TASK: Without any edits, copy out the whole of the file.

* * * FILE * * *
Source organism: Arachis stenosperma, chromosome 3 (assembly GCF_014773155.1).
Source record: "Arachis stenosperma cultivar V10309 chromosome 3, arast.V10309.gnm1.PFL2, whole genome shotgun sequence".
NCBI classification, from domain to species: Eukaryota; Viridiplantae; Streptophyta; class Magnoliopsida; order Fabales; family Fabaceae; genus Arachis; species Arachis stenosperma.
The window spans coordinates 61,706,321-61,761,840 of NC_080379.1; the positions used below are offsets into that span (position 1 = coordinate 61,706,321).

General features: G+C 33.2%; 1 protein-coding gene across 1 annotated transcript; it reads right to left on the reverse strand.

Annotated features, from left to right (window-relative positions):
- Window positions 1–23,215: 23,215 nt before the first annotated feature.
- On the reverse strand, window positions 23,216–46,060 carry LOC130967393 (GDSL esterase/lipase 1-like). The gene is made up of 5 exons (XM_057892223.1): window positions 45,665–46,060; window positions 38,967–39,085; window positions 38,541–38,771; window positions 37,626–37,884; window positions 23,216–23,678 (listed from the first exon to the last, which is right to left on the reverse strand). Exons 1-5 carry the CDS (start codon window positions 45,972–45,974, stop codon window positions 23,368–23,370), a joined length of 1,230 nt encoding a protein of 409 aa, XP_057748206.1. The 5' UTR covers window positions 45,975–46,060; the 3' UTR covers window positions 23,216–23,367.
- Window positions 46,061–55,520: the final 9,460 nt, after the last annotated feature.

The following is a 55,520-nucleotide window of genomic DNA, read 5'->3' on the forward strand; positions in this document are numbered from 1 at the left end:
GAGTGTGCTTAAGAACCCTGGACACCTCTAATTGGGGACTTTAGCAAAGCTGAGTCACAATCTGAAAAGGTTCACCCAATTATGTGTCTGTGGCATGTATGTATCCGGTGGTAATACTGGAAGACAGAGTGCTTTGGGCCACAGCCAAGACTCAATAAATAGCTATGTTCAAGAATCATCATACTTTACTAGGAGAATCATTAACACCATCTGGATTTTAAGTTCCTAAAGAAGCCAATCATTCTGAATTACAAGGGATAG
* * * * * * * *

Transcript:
Source organism: Arachis stenosperma, chromosome 3 (assembly GCF_014773155.1).
Source record: "Arachis stenosperma cultivar V10309 chromosome 3, arast.V10309.gnm1.PFL2, whole genome shotgun sequence".
NCBI classification, from domain to species: Eukaryota; Viridiplantae; Streptophyta; class Magnoliopsida; order Fabales; family Fabaceae; genus Arachis; species Arachis stenosperma.
The window spans coordinates 61,706,321-61,761,840 of NC_080379.1; the positions used below are offsets into that span (position 1 = coordinate 61,706,321).

General features: G+C 33.2%; 1 protein-coding gene across 1 annotated transcript; it reads right to left on the reverse strand.

Annotated features, from left to right (window-relative positions):
- Window positions 1–23,215: 23,215 nt before the first annotated feature.
- On the reverse strand, window positions 23,216–46,060 carry LOC130967393 (GDSL esterase/lipase 1-like). The gene is made up of 5 exons (XM_057892223.1): window positions 45,665–46,060; window positions 38,967–39,085; window positions 38,541–38,771; window positions 37,626–37,884; window positions 23,216–23,678 (listed from the first exon to the last, which is right to left on the reverse strand). Exons 1-5 carry the CDS (start codon window positions 45,972–45,974, stop codon window positions 23,368–23,370), a joined length of 1,230 nt encoding a protein of 409 aa, XP_057748206.1. The 5' UTR covers window positions 45,975–46,060; the 3' UTR covers window positions 23,216–23,367.
- Window positions 46,061–55,520: the final 9,460 nt, after the last annotated feature.

The following is a 55,520-nucleotide window of genomic DNA, read 5'->3' on the forward strand; positions in this document are numbered from 1 at the left end:
GAGTGTGCTTAAGAACCCTGGACACCTCTAATTGGGGACTTTAGCAAAGCTGAGTCACAATCTGAAAAGGTTCACCCAATTATGTGTCTGTGGCATGTATGTATCCGGTGGTAATACTGGAAGACAGAGTGCTTTGGGCCACAGCCAAGACTCAATAAATAGCTATGTTCAAGAATCATCATACTTTACTAGGAGAATCATTAACACCATCTGGATTTTAAGTTCCTAAAGAAGCCAATCATTCTGAATTACAAGGGATAG